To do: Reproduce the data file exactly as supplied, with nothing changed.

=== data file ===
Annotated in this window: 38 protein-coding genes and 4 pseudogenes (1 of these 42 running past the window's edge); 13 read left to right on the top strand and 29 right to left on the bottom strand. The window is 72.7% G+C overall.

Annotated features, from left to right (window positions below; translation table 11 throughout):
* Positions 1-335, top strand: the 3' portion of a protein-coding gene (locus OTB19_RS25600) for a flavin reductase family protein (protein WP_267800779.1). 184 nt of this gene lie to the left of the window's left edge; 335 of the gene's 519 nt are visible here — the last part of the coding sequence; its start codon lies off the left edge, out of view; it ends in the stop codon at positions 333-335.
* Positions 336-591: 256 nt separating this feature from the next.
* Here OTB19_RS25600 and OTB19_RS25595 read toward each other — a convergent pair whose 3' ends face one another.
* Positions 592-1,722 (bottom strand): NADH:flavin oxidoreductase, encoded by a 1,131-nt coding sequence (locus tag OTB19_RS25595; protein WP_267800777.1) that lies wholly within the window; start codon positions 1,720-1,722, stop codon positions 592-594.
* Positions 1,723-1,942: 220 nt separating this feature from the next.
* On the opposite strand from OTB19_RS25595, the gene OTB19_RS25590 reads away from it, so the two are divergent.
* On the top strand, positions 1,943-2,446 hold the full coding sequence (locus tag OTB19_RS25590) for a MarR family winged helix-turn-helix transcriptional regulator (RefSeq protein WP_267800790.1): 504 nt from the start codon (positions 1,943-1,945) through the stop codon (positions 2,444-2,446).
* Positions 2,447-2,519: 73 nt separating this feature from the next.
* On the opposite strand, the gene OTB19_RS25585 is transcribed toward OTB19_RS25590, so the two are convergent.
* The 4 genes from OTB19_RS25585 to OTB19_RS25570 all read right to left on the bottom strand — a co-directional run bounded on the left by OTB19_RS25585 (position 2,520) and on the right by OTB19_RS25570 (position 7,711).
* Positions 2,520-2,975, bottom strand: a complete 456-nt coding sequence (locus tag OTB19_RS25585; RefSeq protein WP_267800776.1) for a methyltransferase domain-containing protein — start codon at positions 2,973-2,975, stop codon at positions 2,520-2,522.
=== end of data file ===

Annotated in this window: 38 protein-coding genes and 4 pseudogenes (1 of these 42 running past the window's edge); 13 read left to right on the top strand and 29 right to left on the bottom strand. The window is 72.7% G+C overall.

Annotated features, from left to right (window positions below; translation table 11 throughout):
* Positions 1-335, top strand: the 3' portion of a protein-coding gene (locus OTB19_RS25600) for a flavin reductase family protein (protein WP_267800779.1). 184 nt of this gene lie to the left of the window's left edge; 335 of the gene's 519 nt are visible here — the last part of the coding sequence; its start codon lies off the left edge, out of view; it ends in the stop codon at positions 333-335.
* Positions 336-591: 256 nt separating this feature from the next.
* Here OTB19_RS25600 and OTB19_RS25595 read toward each other — a convergent pair whose 3' ends face one another.
* Positions 592-1,722 (bottom strand): NADH:flavin oxidoreductase, encoded by a 1,131-nt coding sequence (locus tag OTB19_RS25595; protein WP_267800777.1) that lies wholly within the window; start codon positions 1,720-1,722, stop codon positions 592-594.
* Positions 1,723-1,942: 220 nt separating this feature from the next.
* On the opposite strand from OTB19_RS25595, the gene OTB19_RS25590 reads away from it, so the two are divergent.
* On the top strand, positions 1,943-2,446 hold the full coding sequence (locus tag OTB19_RS25590) for a MarR family winged helix-turn-helix transcriptional regulator (RefSeq protein WP_267800790.1): 504 nt from the start codon (positions 1,943-1,945) through the stop codon (positions 2,444-2,446).
* Positions 2,447-2,519: 73 nt separating this feature from the next.
* On the opposite strand, the gene OTB19_RS25585 is transcribed toward OTB19_RS25590, so the two are convergent.
* The 4 genes from OTB19_RS25585 to OTB19_RS25570 all read right to left on the bottom strand — a co-directional run bounded on the left by OTB19_RS25585 (position 2,520) and on the right by OTB19_RS25570 (position 7,711).
* Positions 2,520-2,975, bottom strand: a complete 456-nt coding sequence (locus tag OTB19_RS25585; RefSeq protein WP_267800776.1) for a methyltransferase domain-containing protein — start codon at positions 2,973-2,975, stop codon at positions 2,520-2,522.